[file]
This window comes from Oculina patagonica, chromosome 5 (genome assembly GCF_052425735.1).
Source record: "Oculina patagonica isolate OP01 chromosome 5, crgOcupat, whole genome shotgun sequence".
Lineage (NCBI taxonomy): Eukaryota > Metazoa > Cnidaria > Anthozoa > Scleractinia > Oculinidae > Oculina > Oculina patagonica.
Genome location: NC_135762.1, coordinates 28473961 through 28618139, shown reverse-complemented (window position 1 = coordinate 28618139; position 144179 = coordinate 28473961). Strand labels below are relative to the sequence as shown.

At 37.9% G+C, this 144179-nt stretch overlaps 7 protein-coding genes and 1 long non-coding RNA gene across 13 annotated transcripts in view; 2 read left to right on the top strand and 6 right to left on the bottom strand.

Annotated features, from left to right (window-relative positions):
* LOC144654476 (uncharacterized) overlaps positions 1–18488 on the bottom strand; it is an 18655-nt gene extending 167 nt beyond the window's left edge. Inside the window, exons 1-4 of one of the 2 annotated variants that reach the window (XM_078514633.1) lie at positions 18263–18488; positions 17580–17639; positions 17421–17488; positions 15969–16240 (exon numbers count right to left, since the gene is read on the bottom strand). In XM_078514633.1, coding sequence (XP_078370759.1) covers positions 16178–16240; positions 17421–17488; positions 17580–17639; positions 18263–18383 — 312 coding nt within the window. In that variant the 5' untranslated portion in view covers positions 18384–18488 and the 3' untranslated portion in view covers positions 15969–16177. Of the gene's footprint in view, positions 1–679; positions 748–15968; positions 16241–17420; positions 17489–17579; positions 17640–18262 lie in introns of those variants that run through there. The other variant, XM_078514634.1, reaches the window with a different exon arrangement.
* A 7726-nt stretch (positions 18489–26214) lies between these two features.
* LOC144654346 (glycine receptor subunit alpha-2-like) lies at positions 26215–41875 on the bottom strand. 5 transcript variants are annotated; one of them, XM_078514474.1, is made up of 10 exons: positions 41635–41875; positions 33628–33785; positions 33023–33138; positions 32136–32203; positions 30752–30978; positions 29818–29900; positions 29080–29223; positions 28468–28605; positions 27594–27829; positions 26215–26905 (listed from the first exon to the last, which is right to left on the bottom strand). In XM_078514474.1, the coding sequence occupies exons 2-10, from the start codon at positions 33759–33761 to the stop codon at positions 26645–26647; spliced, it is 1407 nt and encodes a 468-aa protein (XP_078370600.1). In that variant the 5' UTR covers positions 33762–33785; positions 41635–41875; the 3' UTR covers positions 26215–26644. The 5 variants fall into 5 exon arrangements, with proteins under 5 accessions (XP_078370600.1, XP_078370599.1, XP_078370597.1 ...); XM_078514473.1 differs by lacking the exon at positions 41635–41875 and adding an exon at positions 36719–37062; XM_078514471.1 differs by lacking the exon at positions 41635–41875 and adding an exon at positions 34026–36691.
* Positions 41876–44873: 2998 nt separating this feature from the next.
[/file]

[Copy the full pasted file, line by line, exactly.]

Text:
This window comes from Oculina patagonica, chromosome 5 (genome assembly GCF_052425735.1).
Source record: "Oculina patagonica isolate OP01 chromosome 5, crgOcupat, whole genome shotgun sequence".
Lineage (NCBI taxonomy): Eukaryota > Metazoa > Cnidaria > Anthozoa > Scleractinia > Oculinidae > Oculina > Oculina patagonica.
Genome location: NC_135762.1, coordinates 28473961 through 28618139, shown reverse-complemented (window position 1 = coordinate 28618139; position 144179 = coordinate 28473961). Strand labels below are relative to the sequence as shown.

At 37.9% G+C, this 144179-nt stretch overlaps 7 protein-coding genes and 1 long non-coding RNA gene across 13 annotated transcripts in view; 2 read left to right on the top strand and 6 right to left on the bottom strand.

Annotated features, from left to right (window-relative positions):
* LOC144654476 (uncharacterized) overlaps positions 1–18488 on the bottom strand; it is an 18655-nt gene extending 167 nt beyond the window's left edge. Inside the window, exons 1-4 of one of the 2 annotated variants that reach the window (XM_078514633.1) lie at positions 18263–18488; positions 17580–17639; positions 17421–17488; positions 15969–16240 (exon numbers count right to left, since the gene is read on the bottom strand). In XM_078514633.1, coding sequence (XP_078370759.1) covers positions 16178–16240; positions 17421–17488; positions 17580–17639; positions 18263–18383 — 312 coding nt within the window. In that variant the 5' untranslated portion in view covers positions 18384–18488 and the 3' untranslated portion in view covers positions 15969–16177. Of the gene's footprint in view, positions 1–679; positions 748–15968; positions 16241–17420; positions 17489–17579; positions 17640–18262 lie in introns of those variants that run through there. The other variant, XM_078514634.1, reaches the window with a different exon arrangement.
* A 7726-nt stretch (positions 18489–26214) lies between these two features.
* LOC144654346 (glycine receptor subunit alpha-2-like) lies at positions 26215–41875 on the bottom strand. 5 transcript variants are annotated; one of them, XM_078514474.1, is made up of 10 exons: positions 41635–41875; positions 33628–33785; positions 33023–33138; positions 32136–32203; positions 30752–30978; positions 29818–29900; positions 29080–29223; positions 28468–28605; positions 27594–27829; positions 26215–26905 (listed from the first exon to the last, which is right to left on the bottom strand). In XM_078514474.1, the coding sequence occupies exons 2-10, from the start codon at positions 33759–33761 to the stop codon at positions 26645–26647; spliced, it is 1407 nt and encodes a 468-aa protein (XP_078370600.1). In that variant the 5' UTR covers positions 33762–33785; positions 41635–41875; the 3' UTR covers positions 26215–26644. The 5 variants fall into 5 exon arrangements, with proteins under 5 accessions (XP_078370600.1, XP_078370599.1, XP_078370597.1 ...); XM_078514473.1 differs by lacking the exon at positions 41635–41875 and adding an exon at positions 36719–37062; XM_078514471.1 differs by lacking the exon at positions 41635–41875 and adding an exon at positions 34026–36691.
* Positions 41876–44873: 2998 nt separating this feature from the next.